There are only two bad alternatives to the multilateral approach underpinning the guidelines approach. The first one is the sadly well-known “aggressive unilateralism” that Israelis and Palestinians showed in so many occasions. The second is what the Austrian-born Jewish philosopher Martin Buber termed “monologue disguised as dialogue”, i.e. the dialogue “in which two or more men, meeting in space, speak each with himself in strangely tortuous and circuitous ways and yet imagine they have escaped the torment of being thrown back on their own resources”. Buber wrote these words in 1947. At the beginning of 2014 they look truer than ever.

http://opiniojuris.org/2014/01/09/eu-adopting-double-standards-approach-toward-israel-palestinian-territories-part-2/

4 Responses

  1. It seems to me that Eugene Kontorovich makes the tu quoque logical fallacy. If the EU breaks the law in the case of Western Sahara, it does not follow that it should break it in the case of Palestine as well. It follows that it should respect it also in the case of Western Sahara.
    It is absurd to make the rights of the Palestinians depend on the hypocrisy of third parties.
    As Gentian Zyberi convincingly argued, it follows from the ICJ-opinion that states have a duty to prevent their companies investing in the occupied territories:
     
    “Thus, according to the Court, self-determination as a right erga omnes, entailed the duty of every state to promote that right through joint and separate action. Furthermore, the Court opined that all states, while respecting the UN Charter and international law, should see to it that any impediment, resulting from the construction of the wall, to the exercise by the Palestinian people of its right to self-determination was brought to an end. … Arguably, that would include at least a duty to ensure that no aid funds are used to impede or obstruct the right of the Palestinian people to self-determination, and that no companies vested in these states render a contribution in building a construction deemed illegal under international law.”, Zyberi, G. (2009). “Self-Determination Through the Lens of the International Court of Justice.” 56(03) Netherlands International Law Review 429-453.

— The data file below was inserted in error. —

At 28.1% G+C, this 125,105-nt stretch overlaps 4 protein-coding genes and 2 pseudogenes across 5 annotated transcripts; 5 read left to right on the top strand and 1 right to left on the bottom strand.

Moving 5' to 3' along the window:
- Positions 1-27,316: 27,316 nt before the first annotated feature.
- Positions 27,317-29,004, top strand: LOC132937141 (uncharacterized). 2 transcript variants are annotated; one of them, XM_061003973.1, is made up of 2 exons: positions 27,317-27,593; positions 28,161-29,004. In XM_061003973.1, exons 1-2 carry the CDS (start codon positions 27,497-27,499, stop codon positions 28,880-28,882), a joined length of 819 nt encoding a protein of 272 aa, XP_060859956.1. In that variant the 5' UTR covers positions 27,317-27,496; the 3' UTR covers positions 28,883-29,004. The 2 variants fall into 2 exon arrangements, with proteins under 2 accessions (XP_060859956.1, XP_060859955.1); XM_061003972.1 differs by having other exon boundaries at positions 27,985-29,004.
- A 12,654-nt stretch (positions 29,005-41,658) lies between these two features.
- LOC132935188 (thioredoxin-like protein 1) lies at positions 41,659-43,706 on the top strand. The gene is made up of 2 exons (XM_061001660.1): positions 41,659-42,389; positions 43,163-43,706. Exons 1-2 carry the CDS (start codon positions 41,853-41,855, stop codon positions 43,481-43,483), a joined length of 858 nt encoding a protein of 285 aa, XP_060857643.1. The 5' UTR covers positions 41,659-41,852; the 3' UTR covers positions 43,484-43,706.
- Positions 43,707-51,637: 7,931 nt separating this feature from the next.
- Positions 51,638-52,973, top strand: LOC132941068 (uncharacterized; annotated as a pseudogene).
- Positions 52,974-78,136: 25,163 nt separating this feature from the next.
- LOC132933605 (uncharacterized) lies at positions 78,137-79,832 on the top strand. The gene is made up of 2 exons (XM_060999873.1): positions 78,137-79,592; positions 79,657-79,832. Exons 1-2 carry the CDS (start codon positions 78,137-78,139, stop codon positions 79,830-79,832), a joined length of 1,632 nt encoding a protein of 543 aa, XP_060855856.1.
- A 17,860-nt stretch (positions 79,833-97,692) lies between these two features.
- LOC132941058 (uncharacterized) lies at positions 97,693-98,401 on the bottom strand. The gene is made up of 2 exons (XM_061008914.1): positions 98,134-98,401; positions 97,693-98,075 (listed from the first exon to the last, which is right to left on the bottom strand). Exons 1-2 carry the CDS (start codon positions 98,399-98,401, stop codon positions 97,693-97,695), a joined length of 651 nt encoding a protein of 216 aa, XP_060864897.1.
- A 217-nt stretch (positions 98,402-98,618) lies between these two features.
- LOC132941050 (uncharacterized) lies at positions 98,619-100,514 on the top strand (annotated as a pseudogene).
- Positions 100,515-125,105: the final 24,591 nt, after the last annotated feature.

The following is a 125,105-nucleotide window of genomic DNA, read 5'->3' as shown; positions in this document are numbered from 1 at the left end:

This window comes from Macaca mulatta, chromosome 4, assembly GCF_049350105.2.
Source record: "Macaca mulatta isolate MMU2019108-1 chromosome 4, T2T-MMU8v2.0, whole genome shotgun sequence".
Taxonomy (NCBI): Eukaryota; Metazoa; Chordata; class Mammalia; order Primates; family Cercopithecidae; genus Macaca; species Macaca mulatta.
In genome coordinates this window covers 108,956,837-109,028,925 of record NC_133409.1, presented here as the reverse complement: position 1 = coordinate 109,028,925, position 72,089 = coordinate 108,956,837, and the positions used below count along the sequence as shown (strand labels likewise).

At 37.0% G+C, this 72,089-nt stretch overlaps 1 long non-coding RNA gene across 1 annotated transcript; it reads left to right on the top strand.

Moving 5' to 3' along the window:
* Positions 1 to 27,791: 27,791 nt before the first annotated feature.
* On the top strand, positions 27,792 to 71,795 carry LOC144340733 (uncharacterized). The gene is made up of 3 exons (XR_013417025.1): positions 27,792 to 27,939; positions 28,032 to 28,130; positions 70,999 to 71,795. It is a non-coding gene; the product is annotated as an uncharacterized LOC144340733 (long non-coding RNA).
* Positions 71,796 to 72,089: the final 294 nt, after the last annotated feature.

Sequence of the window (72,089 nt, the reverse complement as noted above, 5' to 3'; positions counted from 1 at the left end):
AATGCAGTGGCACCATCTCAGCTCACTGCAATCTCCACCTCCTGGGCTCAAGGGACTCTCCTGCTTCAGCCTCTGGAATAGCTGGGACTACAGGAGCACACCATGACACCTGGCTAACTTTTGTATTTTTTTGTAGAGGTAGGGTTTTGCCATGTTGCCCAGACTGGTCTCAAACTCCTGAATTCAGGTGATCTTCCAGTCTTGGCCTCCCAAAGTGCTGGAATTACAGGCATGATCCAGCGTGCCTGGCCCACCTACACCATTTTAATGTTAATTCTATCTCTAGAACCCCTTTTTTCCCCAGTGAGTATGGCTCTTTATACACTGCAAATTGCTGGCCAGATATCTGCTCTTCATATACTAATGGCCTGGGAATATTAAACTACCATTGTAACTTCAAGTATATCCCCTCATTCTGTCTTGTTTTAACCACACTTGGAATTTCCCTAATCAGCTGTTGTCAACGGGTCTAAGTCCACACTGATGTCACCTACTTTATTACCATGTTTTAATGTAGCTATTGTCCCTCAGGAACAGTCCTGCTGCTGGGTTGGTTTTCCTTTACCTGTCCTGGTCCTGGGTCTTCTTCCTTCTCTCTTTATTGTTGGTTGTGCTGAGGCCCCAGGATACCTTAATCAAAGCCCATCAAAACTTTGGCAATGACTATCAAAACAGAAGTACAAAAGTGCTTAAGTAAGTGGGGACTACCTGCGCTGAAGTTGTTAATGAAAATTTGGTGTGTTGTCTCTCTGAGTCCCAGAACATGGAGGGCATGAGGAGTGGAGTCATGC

2. For the record, the reason “[w]e cannot rely on any Palestinian or Israeli Mandela,” is because the premise that the anti-apartheid liberation struggle in South Africa relied on Mandela is the stuff of myth-making and hagiography, yet another time-worn and implausible invocation of the “Great Man” theory of historical explanation. To say this, of course, takes nothing away from the greatness of the man, from his exemplary leadership before, during and after imprisonment. Not long ago we read about the “missing Mahatma” in this conflict, again, utter nonsense then as well, at least insofar as nonviolent strategies and tactics have been part of the Palestinian struggle, even if not the preferred means of collective self-determination throughout its history (of course the African National Congress and the South African Communist Party turned to armed struggle in the early 1960s following spontaneous violent actions among groups and individuals and the virtual inability to engage in mass legal protests). By the way, any comparison of these two emancipatory struggles should deal with the compelling arguments found in Mona Younis’ book, Liberation and Democratization: The South African and Palestinian National Movements (2000) (among other things, we learn the factors necessary for pursuing if not achieving an ‘inclusionary democracy’).
    In any case, I hope direct intervention of the international community refers not just to the various bodies within the community of nation-states but also to international civil society as well, in which case we see the relevance of the BDS movement. And such intervention will have to accord some measure of leverage to Palestinian negotiators (given the disparities in bargaining power) that they have historically lacked, at least in comparison to their South African counterparts (for the reasons detailed by Younis).

  3. Ori’s answers are here.
    ‘I am not sure which particularly UN organ the Author is referring to…’
    ‘UNSC’s resolution n. 476 (1980) pointed out for example that the “acquisition of territory by force is inadmissible” and reaffirmed “the overriding necessity to end the prolonged occupation of Arab territories occupied by Israel since 1967, including Jerusalem”. This was a simple call for withdrawal, without reference to any condition. 
     
    ‘….and assuming arguendo Judea and Samaria/West Bank is occupied, Israel’s presence in the Territories derives from a lawful act of self-defence.’